Friday, March 31, 2017

Dependency, Harambees and the Struggle for Christian Stewardship in the Orthodox Churches of Kenya

In western Kenya with my friend Fr. John with children standing in front of the Church.

I have just published an article in the Pharos Journal of Theology.  It was one of the chapters in my forthcoming book, the provisional title for which is Using Money for the Glory of God: Rethinking Stewardship in Africa.  When my publisher (Oasis) wanted this to be distributed continent-wide, suddenly a couple of chapters which addressed the Kenyan context needed to be rewritten.  I thought that the issues were urgent enough to seek a publisher for these orphan chapters.  One is coming out eventually in the African Society of Evangelical Theology's journal and is entitled 'Dependency's Long Shadow:  Mission Churches in Kenya and Their Children.'  The second, 'Dependency, Harambees and the Struggle for Christian Stewardship in the Orthodox Churches of Kenya' was accepted and published this week in Pharos Journal of Theology at what passes for lightning speed in the academic world.  PharosJOT, or Ekklesiastikos Pharos as it used to be calledbegan as a journal of theological review established by the Orthodox Patriarchate of Alexandria at the beginning of the 20th century, making it one of the oldest academic journals on the continent.  After moving to Athens for some years, the journal returned to Africa in 1990 and is now published in Johannesburg, South Africa.

Here is the abstract:

The Orthodox Churches of Kenya, like many other mission churches, have long struggled with the issues of dependency, enabled by years of over-generous foreign financial and material support and exacerbated by a strong cultural inclination to appropriate the levers of various patronage systems as means to get ahead relationally, financially and politically.  Dependency and patronage have increasingly become the default posture when it comes to Orthodox individuals and their Churches with respect to how they perceive and handle their financial needs.  Churches have also increasingly made use of indigenous ways to raise financial support, known locally as harambee.   Harambees are widely seen as culturally appropriate ways to raise money when the need is beyond the means of the organization or even individual.  They are often the most successful means that Churches can adopt to push major projects forward such as buying property or constructing the church building.  However, while harambees may be culturally appropriate, in the case of Kenyan churches in general, and Orthodox Churches in particular, harambees enable the Churches and their leaders to sidestep the fundamental issue plaguing their parishes, which is a complete absence of New Testament and early Christian principles of stewardship and discipleship.  When the previous patron can no longer provide the financial support the Church needs, harambees become the new patron that enable the Church to move ahead.  The Church and its members thus never have to address their own lack of stewardship, responsibility and Christian discipleship.  The fundraising targets may all be met, but the Churches remain crippled by ongoing attitudes of dependency.  This article explores the dynamic of dependency and patronage afflicting Orthodox Churches in Kenya, critiques the preferred financial solution of harambee, and challenges Orthodox Christians to take their calling as stewards and disciples seriously as the only way to escape the slough of dependency that, unless addressed, will ultimately consume them.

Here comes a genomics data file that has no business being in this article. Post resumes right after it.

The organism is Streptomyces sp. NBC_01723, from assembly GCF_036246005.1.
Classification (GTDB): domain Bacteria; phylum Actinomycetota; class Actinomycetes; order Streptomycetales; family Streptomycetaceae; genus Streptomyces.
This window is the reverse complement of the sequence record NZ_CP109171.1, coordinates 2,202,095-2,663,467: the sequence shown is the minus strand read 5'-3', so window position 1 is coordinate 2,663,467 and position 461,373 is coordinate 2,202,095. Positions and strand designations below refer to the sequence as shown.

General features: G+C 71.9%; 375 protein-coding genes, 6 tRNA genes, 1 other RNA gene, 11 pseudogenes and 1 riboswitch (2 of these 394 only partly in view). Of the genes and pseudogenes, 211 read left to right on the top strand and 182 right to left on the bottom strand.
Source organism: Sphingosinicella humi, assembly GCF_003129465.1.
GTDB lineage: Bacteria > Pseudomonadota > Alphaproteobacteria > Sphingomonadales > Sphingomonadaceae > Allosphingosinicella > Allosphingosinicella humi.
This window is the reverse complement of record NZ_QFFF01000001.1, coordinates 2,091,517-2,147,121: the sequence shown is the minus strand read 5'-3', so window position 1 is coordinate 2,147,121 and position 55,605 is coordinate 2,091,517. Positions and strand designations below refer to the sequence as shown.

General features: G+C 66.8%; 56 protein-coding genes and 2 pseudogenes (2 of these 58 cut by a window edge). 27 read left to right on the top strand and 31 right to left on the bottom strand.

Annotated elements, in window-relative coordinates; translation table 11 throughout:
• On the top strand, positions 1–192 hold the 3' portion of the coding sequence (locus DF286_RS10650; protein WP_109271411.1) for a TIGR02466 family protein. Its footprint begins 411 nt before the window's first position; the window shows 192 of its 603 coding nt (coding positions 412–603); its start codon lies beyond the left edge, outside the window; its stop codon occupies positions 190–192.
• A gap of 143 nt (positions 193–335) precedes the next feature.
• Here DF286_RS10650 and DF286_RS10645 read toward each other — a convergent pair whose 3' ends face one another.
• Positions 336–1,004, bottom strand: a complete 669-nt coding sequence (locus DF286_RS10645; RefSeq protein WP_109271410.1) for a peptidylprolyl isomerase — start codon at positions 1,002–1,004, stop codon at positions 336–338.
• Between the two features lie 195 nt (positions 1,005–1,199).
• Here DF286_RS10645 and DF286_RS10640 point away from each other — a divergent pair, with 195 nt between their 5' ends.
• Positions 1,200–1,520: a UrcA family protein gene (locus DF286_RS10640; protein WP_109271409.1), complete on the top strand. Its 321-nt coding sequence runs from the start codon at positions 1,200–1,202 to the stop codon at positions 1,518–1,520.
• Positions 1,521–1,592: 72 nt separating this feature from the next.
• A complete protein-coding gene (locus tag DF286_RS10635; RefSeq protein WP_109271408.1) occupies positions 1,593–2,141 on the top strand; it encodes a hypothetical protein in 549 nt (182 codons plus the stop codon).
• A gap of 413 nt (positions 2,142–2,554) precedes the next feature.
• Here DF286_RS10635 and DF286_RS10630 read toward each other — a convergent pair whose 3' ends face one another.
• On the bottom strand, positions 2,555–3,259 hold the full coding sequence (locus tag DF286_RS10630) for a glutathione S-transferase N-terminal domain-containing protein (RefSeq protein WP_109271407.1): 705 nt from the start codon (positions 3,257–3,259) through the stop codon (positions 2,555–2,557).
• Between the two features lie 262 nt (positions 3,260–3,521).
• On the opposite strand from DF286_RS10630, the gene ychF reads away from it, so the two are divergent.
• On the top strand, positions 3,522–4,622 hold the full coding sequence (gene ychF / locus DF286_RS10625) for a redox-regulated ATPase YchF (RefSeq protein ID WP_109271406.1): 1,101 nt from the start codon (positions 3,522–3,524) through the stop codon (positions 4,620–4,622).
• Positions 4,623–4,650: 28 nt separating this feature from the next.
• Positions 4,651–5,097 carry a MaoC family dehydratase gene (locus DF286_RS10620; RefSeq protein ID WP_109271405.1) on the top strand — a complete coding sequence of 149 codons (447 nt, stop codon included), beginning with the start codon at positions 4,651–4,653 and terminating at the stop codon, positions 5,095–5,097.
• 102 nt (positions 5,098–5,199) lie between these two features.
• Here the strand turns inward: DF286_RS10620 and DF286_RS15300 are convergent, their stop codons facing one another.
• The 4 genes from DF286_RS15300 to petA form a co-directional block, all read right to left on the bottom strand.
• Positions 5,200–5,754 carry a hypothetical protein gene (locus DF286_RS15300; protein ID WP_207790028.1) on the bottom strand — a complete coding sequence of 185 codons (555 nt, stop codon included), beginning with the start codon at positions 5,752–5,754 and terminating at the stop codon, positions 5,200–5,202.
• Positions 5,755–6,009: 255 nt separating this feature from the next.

And if you would like to read the whole thing, you can access it by following this link:

One always takes a big risk when one publishes anything.  I'm sure I have made mistakes at many levels, and I ask your forgiveness for the things I have not gotten right or done well.  My hope is that we might overlook the imperfect messenger and engage with the issues raised, and that any discussion would produce much light (rather than just heat) as to a way forward.

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